Time filter

Source Type

Boston, MA, United States

Briggs C.E.,Program in Genomics | Guo C.-Y.,Program in Genomics | Guo C.-Y.,Clinical Research Program | Schoettler C.,HU 353 | And 6 more authors.
European Journal of Human Genetics | Year: 2010

The basis for vesicoureteral reflux (VUR) is considered to be primarily genetic, with a 30-50% incidence of VUR in first-degree relatives of patients. The search for the causative gene or genes has been elusive, likely because of VUR being genetically heterogeneous with complex inheritance patterns. In this study, a genome-wide analysis of VUR with high-density single nucleotide polymorphisms was conducted with the aim of identifying susceptibility loci for VUR in 98 families with two or more affected children. Using the affected sib-pair method of analysis in 150 sib-pairs, we identified a genome-wide statistically significant linkage peak with an LOD score greater than 4 on chromosome 5 and two linkage peaks with LOD scores greater than 3.6 on chromosomes 13 and 18 were identified in these 98 families. These results suggested that multiple genes are likely to contribute to the formation of VUR phenotype. Further mapping of these linkage peaks may help identify the causative genes. © 2010 Macmillan Publishers Limited All rights reserved. Source

Nguyen H.T.,HU 353 | Sencan A.,HU 353 | Silva A.,HU 353 | Carvas F.A.,HU 353 | Bauer S.B.,HU 353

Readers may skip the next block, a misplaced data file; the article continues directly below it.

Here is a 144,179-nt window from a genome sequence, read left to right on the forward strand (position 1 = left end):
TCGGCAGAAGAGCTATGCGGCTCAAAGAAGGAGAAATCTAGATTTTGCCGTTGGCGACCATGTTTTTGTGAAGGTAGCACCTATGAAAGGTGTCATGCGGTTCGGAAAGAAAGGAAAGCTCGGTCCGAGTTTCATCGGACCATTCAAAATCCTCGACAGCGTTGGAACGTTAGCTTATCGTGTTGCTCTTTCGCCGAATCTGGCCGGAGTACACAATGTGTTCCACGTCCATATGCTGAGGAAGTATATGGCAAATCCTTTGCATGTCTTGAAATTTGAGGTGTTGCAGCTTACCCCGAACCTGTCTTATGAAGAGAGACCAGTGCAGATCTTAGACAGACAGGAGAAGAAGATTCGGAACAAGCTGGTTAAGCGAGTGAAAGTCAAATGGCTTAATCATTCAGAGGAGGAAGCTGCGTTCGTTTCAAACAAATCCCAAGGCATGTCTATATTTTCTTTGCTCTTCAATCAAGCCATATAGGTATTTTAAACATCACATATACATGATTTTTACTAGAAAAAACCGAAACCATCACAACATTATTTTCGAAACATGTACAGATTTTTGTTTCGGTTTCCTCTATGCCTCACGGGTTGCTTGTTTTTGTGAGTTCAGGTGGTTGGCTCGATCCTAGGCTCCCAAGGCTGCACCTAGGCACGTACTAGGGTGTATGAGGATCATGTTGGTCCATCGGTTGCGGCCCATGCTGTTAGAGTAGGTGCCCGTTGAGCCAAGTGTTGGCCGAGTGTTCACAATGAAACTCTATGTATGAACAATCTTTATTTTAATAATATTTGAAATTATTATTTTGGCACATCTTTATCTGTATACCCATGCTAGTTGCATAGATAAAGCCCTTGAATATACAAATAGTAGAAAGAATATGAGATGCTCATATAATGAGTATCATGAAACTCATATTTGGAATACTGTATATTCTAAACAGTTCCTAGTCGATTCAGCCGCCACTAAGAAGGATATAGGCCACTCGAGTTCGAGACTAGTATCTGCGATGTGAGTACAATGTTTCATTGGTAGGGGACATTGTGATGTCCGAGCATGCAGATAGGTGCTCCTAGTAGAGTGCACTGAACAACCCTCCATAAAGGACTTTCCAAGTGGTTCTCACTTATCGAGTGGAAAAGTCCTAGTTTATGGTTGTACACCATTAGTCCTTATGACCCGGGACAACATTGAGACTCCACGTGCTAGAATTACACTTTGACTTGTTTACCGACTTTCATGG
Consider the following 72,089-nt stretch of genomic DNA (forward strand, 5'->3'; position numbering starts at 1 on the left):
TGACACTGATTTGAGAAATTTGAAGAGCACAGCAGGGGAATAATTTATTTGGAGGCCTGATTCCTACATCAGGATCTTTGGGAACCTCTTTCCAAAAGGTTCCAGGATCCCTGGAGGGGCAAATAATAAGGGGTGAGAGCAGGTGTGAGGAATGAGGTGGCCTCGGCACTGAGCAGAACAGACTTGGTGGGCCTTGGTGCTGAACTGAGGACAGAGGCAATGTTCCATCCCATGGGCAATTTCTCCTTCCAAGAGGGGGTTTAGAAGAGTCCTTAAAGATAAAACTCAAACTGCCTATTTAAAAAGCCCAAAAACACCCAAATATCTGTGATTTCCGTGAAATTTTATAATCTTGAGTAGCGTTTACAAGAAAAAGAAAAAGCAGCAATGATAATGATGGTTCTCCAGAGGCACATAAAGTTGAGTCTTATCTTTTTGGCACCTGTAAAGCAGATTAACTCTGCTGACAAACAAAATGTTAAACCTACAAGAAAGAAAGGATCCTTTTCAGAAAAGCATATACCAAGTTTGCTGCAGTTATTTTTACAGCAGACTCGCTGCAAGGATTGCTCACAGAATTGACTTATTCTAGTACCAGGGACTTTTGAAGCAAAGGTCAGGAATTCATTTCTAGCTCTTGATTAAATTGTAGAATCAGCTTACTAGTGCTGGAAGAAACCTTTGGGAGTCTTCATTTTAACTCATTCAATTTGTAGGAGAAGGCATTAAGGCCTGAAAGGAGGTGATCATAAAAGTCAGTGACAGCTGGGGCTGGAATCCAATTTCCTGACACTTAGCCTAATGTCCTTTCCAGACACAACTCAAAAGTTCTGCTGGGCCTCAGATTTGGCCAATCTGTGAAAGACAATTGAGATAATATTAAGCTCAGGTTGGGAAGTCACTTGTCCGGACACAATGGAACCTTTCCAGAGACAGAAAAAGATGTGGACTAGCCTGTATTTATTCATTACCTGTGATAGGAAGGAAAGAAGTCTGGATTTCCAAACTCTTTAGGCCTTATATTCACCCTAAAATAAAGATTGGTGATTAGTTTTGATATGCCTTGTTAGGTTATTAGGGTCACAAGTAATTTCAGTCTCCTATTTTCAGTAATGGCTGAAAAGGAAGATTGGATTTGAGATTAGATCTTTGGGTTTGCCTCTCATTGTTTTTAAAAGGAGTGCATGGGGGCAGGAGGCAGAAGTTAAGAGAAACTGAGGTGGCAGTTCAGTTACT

Journal of Urology | Year: 2010

Purpose: Neurogenic bladder dysfunction is a frequent occurrence in association with neoplasms involving the central nervous system. We determine whether tumor location in children with central nervous system neoplasms correlates with specific patterns of urodynamic abnormalities, alleviating the need for urodynamic investigations in these patients. Materials and Methods: A total of 62 children with the diagnosis of a central nervous system neoplasm underwent urodynamic investigation after treatment between 1994 and 2004. Patient demographics, tumor location and etiology were assessed. Urodynamic variables recorded included bladder capacity, early and late compliance, voiding pressure and post-void residual volume. For comparative analysis patients were grouped according to central nervous system level of involvement. Statistical analysis was performed, with p <0.05 considered significant. Results: Mean ± SD patient age at urodynamic evaluation was 10.6 ± 7 years. Tumor was located intracranially in 21% of patients and in the spinal cord in 79% (cervical/thoracic in 27%, lumbar in 27%, sacral in 47%). There was no correlation between tumor location and any specific bladder dynamic parameter (p >0.05). Similarly there were no significant differences in urodynamic findings in patients with intracranial vs extracranial tumors, or in those with sacral vs suprasacral involvement. Conclusions: Abnormalities in urodynamic parameters in children with a central nervous system tumor cannot be predicted based on the location of tumor involvement. Therefore, urodynamic evaluation is appropriate in all patients with neoplastic involvement of the central nervous system, regardless of the tumor location, for best management of lower urinary tract function. © 2010 American Urological Association Education and Research, Inc. Source

Discover hidden collaborations